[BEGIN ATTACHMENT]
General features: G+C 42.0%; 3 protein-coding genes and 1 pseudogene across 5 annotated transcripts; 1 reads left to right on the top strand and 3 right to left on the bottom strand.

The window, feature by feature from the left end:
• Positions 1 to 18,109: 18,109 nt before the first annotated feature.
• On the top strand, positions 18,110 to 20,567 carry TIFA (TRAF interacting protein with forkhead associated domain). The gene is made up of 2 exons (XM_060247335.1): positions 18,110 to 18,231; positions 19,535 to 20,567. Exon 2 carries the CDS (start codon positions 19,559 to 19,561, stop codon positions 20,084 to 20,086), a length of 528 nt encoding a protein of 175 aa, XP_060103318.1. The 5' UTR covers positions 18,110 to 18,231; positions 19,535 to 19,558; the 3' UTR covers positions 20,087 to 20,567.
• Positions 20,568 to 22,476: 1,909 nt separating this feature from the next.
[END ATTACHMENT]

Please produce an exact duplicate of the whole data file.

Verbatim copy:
General features: G+C 42.0%; 3 protein-coding genes and 1 pseudogene across 5 annotated transcripts; 1 reads left to right on the top strand and 3 right to left on the bottom strand.

The window, feature by feature from the left end:
• Positions 1 to 18,109: 18,109 nt before the first annotated feature.
• On the top strand, positions 18,110 to 20,567 carry TIFA (TRAF interacting protein with forkhead associated domain). The gene is made up of 2 exons (XM_060247335.1): positions 18,110 to 18,231; positions 19,535 to 20,567. Exon 2 carries the CDS (start codon positions 19,559 to 19,561, stop codon positions 20,084 to 20,086), a length of 528 nt encoding a protein of 175 aa, XP_060103318.1. The 5' UTR covers positions 18,110 to 18,231; positions 19,535 to 19,558; the 3' UTR covers positions 20,087 to 20,567.
• Positions 20,568 to 22,476: 1,909 nt separating this feature from the next.